Hong Kong's limited DIY market

Despite Hong Kong's large urban population and its sophisticated economy, there is little chance that the city will develop a traditional retail home improvement sector. This widely held view is shaped by Hong Kong's relatively small land mass and exorbitant real estate market, as well as its unique topography and building practices, which overwhelmingly favor tall apartment buildings at the expense of detached single-family houses.

But in Hong Kong, as in Manhattan or central Tokyo -- three large cities with minuscule levels of single-family homes -- residents still have home improvement needs and stores do exist there to serve those needs.

The center of Hong Kong's retail hardware and building materials industry can be found on a congested, exhaust-choked three-block stretch of Lockhart Road, in the city's Wanchai neighborhood. The strip is lined with around two dozen outlets including specialty tool shops, flooring centers, building material dealers, traditional hardware stores and two multileveled, multi-categoried home improvement bazaars.

"There is a DIY market here," said Yao Chan, a sales clerk with Nam Kee Building Materials Ltd., one of Lockhart Road's bigger outlets. "But it's unique and you can't compare it to other places." With so many stores located on the same block, each has had to develop a specialty to distinguish themselves, Yao said.

"People want to buy wood from a wood [specialist] and tools from a tool store," he explained. "They think all-in-one store is lower quality." The few home improvement malls on Lockhart Road are not single company enterprises, but several companies leasing space in the same building.

Shopping traditions may account for some of the market's challenges, but the real impediment is land. The lack of affordable real estate throughout the city affects every part of the home improvement market. Besides the obvious -- very few detached houses, expensive commercial leases, small stores -- the shortage also affects how retailers manage their businesses.

Dealers here, for example, pay life-and-death attention to turning inventory. They have to know which are the best-selling, quickest-turning products. A 100-square-meter (1,076-square-foot) store can't afford to clog up its shelves with non-movers. There's also a greater need for knowledgeable staff. With little room for display space, most products are kept in back rooms or behind counters. That means sales usually require personal attention.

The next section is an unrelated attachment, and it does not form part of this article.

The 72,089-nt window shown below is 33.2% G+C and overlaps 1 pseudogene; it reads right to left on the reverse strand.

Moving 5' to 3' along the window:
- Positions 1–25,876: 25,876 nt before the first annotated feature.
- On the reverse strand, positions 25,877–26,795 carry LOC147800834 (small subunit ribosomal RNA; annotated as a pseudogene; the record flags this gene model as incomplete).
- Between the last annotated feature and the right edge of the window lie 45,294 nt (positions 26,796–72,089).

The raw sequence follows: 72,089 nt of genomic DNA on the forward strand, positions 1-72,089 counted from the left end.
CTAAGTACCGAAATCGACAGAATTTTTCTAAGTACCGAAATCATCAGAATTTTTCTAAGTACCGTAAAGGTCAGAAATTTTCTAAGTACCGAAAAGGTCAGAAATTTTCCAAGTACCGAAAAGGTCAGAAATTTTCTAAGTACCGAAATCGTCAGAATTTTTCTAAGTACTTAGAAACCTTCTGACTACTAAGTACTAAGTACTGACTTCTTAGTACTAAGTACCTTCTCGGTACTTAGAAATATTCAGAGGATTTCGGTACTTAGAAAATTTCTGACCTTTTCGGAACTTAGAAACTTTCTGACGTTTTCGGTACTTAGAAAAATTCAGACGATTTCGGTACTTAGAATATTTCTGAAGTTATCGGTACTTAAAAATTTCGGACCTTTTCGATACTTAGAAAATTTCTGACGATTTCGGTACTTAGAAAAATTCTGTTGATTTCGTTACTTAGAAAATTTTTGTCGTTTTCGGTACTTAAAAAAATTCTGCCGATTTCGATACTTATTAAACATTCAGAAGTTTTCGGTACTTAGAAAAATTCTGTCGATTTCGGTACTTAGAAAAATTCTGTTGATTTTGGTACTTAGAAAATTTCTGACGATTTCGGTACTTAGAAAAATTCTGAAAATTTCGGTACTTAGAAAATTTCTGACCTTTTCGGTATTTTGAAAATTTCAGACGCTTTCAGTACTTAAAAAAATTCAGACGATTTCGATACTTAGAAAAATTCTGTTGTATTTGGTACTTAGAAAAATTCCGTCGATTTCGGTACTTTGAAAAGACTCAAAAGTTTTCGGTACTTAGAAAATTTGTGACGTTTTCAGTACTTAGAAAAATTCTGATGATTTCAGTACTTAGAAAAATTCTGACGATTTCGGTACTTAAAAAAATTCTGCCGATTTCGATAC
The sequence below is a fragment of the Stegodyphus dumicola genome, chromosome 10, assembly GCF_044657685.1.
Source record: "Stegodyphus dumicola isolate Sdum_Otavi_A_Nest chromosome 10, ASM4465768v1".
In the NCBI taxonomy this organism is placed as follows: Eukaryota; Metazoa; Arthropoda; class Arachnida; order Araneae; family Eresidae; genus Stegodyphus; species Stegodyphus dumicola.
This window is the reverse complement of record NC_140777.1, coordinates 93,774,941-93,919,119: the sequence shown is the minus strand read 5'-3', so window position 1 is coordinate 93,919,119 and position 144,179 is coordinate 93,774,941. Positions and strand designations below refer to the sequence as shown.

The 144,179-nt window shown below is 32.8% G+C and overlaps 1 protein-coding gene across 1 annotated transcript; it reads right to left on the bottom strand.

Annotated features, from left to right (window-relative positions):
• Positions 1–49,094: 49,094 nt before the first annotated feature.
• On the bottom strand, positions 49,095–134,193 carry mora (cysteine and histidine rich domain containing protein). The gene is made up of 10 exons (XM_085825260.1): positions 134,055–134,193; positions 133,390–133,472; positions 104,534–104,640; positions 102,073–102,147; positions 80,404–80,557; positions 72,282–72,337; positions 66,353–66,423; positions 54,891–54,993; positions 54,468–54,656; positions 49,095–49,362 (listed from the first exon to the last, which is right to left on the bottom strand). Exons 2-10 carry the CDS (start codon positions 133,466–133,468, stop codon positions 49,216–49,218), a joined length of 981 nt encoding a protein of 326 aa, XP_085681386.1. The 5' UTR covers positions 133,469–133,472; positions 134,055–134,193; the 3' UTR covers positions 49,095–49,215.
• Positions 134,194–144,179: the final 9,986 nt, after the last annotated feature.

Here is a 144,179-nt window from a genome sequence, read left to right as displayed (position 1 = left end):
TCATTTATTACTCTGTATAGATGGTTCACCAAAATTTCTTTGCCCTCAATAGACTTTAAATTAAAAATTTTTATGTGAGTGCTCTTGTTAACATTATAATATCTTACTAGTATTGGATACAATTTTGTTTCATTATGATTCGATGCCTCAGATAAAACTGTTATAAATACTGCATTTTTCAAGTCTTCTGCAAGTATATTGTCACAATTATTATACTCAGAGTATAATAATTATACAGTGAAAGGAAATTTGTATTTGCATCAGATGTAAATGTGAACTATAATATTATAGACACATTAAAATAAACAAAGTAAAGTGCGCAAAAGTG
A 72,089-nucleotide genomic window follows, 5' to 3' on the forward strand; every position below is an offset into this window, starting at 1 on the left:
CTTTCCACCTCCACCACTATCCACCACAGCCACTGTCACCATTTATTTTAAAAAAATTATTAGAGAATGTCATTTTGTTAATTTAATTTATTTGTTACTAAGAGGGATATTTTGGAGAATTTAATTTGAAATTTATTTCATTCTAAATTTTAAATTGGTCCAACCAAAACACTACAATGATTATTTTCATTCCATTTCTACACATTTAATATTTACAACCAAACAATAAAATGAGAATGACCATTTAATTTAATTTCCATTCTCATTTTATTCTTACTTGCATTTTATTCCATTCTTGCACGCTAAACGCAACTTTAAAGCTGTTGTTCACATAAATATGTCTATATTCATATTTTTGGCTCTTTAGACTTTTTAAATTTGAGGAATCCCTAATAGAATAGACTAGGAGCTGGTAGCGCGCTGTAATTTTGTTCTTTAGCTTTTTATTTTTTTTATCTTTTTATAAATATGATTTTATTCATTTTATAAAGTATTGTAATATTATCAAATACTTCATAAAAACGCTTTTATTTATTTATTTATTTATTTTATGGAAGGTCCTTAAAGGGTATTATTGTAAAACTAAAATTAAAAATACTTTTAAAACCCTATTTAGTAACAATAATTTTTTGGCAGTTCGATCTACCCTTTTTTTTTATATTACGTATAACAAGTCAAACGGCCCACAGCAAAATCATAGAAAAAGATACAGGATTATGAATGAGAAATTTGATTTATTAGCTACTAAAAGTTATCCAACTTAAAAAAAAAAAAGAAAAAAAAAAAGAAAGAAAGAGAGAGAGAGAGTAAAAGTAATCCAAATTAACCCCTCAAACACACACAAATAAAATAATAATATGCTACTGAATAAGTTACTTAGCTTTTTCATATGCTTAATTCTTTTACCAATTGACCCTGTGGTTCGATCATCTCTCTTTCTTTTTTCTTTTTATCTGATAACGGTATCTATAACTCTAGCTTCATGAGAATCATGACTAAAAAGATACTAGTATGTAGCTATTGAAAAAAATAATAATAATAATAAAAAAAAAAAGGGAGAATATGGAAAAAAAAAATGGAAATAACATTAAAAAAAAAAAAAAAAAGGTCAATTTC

"Every customer has questions, everyone needs help," Yao said.

Challenges to overcome

Hong Kong presents a major challenge to manufacturers and distributors as well. While the city has a rich manufacturing history, it was known more for suits and toys than for bulky items like cabinets or wood panels. These days, Hong Kong is a service-based economy which farms out much of its manufacturing to mainland China. For the home improvement manufacturers actually looking to set up shop here, space is the issue again.

"There is no warehousing here. Period," said Eric Mason, international sales director for U.S.-based Werner Ladder. "Our ladders are stored on the 11th floor of an office building. To get them up and down we have to find a way to fit them in an elevator." Mason recalled an order that Werner had to turn down because it was too large for its Hong Kong affiliate to handle.

All is not so bleak, however. There is new residential and commercial construction underway in Hong Kong's New Territories region, a large chunk of land that, unlike much of Hong Kong, is connected to the mainland. This development bodes well for dealers awaiting the formation of a new group of households and space-hungry manufacturers.

Another trend finds retailers doubling as wholesalers in an effort to earn some additional revenue by selling into mainland China.

"A few of these [Lockhart Road] stores have warehouses in the New Territories and they are sending trucks into Shenzhen everyday," said an electricals dealer who withheld his name. "They still have the store but their main business is becoming the wholesaling."


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